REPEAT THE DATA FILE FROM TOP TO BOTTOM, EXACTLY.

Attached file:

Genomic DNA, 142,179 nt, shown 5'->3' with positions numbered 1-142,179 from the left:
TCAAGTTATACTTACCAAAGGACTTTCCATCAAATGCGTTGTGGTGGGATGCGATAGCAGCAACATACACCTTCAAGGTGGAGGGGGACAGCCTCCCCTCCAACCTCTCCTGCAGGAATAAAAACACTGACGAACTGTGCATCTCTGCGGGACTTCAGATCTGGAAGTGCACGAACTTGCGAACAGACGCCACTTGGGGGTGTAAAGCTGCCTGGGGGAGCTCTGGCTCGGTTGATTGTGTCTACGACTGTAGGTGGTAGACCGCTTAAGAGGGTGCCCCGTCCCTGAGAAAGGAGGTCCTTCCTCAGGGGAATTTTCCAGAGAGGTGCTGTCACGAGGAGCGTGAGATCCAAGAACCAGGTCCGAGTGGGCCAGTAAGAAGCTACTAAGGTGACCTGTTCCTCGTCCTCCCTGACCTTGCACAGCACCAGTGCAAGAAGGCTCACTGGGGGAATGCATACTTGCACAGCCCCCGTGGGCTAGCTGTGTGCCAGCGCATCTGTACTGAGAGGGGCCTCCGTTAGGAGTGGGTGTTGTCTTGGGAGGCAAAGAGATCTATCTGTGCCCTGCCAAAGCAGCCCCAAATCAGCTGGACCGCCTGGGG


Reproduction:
Genomic DNA, 142,179 nt, shown 5'->3' with positions numbered 1-142,179 from the left:
TCAAGTTATACTTACCAAAGGACTTTCCATCAAATGCGTTGTGGTGGGATGCGATAGCAGCAACATACACCTTCAAGGTGGAGGGGGACAGCCTCCCCTCCAACCTCTCCTGCAGGAATAAAAACACTGACGAACTGTGCATCTCTGCGGGACTTCAGATCTGGAAGTGCACGAACTTGCGAACAGACGCCACTTGGGGGTGTAAAGCTGCCTGGGGGAGCTCTGGCTCGGTTGATTGTGTCTACGACTGTAGGTGGTAGACCGCTTAAGAGGGTGCCCCGTCCCTGAGAAAGGAGGTCCTTCCTCAGGGGAATTTTCCAGAGAGGTGCTGTCACGAGGAGCGTGAGATCCAAGAACCAGGTCCGAGTGGGCCAGTAAGAAGCTACTAAGGTGACCTGTTCCTCGTCCTCCCTGACCTTGCACAGCACCAGTGCAAGAAGGCTCACTGGGGGAATGCATACTTGCACAGCCCCCGTGGGCTAGCTGTGTGCCAGCGCATCTGTACTGAGAGGGGCCTCCGTTAGGAGTGGGTGTTGTCTTGGGAGGCAAAGAGATCTATCTGTGCCCTGCCAAAGCAGCCCCAAATCAGCTGGACCGCCTGGGG